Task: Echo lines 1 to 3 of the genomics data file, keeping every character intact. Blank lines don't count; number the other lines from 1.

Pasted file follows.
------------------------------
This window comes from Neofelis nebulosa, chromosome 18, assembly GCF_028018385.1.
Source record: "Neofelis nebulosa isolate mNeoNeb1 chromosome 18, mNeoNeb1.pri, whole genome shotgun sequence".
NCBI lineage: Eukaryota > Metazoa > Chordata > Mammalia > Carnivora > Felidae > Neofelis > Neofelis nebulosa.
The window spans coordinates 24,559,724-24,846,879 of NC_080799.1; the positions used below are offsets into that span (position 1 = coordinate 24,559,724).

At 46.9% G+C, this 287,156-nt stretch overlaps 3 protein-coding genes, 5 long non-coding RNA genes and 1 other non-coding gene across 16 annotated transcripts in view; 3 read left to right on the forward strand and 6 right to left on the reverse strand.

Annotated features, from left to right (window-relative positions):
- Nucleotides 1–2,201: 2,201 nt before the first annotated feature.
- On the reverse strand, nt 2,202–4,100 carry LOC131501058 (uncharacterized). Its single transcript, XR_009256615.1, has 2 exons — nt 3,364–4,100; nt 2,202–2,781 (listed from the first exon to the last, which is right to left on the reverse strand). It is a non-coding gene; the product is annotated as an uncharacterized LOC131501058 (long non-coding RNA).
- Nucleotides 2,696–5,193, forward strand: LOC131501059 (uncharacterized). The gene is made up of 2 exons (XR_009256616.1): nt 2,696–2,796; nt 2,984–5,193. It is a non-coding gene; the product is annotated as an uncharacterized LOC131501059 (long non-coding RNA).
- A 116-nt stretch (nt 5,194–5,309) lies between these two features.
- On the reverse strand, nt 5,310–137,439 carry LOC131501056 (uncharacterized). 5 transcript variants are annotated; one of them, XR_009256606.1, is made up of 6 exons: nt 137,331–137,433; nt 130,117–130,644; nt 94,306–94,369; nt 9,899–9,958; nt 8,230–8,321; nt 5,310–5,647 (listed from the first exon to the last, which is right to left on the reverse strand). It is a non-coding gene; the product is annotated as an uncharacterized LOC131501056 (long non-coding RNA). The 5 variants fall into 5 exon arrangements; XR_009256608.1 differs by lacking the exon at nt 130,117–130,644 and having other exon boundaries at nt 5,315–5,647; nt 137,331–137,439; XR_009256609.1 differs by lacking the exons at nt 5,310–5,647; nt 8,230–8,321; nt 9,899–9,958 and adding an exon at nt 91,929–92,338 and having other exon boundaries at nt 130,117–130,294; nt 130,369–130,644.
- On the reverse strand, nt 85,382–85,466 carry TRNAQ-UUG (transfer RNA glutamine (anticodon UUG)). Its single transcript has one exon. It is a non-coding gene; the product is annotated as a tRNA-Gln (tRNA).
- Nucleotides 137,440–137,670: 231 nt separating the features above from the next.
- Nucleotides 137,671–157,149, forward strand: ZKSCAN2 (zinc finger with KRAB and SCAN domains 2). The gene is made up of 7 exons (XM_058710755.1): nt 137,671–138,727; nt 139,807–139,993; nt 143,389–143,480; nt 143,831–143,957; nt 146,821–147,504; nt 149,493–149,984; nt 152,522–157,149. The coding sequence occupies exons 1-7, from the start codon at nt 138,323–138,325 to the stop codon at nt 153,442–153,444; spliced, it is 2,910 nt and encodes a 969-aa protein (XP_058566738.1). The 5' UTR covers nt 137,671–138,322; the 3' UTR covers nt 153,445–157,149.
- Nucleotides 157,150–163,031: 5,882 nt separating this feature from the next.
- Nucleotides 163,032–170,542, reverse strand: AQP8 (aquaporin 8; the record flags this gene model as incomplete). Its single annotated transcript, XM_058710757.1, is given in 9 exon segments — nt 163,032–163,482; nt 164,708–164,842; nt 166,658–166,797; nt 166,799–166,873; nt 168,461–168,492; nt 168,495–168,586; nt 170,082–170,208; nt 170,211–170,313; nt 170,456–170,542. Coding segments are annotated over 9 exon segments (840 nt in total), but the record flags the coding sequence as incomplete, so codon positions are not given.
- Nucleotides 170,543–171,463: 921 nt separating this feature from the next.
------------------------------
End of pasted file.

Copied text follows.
This window comes from Neofelis nebulosa, chromosome 18, assembly GCF_028018385.1.
Source record: "Neofelis nebulosa isolate mNeoNeb1 chromosome 18, mNeoNeb1.pri, whole genome shotgun sequence".
NCBI lineage: Eukaryota > Metazoa > Chordata > Mammalia > Carnivora > Felidae > Neofelis > Neofelis nebulosa.